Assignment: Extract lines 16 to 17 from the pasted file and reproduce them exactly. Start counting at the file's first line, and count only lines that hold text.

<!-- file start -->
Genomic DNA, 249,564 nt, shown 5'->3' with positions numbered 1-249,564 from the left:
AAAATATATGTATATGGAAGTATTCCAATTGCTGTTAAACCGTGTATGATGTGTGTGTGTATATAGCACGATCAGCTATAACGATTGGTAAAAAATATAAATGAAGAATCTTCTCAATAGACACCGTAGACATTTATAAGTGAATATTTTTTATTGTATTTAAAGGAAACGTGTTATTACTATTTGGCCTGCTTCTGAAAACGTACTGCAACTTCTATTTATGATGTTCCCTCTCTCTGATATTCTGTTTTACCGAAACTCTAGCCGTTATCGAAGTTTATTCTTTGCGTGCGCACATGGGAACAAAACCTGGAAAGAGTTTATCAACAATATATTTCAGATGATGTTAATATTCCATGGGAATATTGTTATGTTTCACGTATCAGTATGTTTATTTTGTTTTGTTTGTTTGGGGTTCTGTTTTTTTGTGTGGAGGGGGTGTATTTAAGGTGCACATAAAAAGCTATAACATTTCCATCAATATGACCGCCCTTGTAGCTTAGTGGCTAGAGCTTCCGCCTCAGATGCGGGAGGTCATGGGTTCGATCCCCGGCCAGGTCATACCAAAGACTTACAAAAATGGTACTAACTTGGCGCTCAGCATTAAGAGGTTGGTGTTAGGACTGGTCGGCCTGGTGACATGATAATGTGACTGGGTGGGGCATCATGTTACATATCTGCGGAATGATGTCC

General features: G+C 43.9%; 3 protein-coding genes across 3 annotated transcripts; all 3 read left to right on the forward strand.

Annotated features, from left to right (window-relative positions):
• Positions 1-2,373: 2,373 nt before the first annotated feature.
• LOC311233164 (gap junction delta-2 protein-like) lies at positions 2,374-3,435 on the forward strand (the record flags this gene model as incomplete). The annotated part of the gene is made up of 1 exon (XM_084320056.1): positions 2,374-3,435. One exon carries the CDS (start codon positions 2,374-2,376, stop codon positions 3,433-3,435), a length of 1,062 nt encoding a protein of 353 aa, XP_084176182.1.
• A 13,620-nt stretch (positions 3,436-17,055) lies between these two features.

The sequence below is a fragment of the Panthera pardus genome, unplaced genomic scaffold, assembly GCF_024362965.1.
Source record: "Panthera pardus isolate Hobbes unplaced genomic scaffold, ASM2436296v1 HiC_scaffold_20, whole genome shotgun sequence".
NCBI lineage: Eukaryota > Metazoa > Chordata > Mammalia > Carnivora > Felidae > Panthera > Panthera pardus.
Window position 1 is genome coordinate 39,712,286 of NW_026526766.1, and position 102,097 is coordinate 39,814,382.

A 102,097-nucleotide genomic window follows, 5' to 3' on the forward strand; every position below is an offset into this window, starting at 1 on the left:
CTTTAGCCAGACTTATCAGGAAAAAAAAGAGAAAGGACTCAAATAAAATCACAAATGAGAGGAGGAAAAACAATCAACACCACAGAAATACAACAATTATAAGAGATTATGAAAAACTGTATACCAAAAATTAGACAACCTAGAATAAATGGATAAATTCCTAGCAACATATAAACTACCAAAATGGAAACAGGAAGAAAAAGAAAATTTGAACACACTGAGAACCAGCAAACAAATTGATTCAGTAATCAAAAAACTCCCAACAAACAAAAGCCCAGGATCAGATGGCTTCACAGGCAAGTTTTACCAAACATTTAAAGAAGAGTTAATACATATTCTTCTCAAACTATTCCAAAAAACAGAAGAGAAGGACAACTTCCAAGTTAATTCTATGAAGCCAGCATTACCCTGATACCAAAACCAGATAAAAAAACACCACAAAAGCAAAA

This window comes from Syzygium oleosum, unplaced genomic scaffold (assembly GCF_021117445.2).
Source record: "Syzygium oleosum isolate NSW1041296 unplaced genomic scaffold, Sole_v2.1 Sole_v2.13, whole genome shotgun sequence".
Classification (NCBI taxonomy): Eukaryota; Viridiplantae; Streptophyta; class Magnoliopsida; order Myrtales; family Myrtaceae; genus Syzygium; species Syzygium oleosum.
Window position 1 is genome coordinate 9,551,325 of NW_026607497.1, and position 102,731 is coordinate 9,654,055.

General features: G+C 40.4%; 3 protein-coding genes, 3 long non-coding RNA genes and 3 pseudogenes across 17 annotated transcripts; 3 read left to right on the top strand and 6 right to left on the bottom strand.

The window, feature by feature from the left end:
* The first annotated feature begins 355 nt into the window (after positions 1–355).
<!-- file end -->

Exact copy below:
Classification (NCBI taxonomy): Eukaryota; Viridiplantae; Streptophyta; class Magnoliopsida; order Myrtales; family Myrtaceae; genus Syzygium; species Syzygium oleosum.
Window position 1 is genome coordinate 9,551,325 of NW_026607497.1, and position 102,731 is coordinate 9,654,055.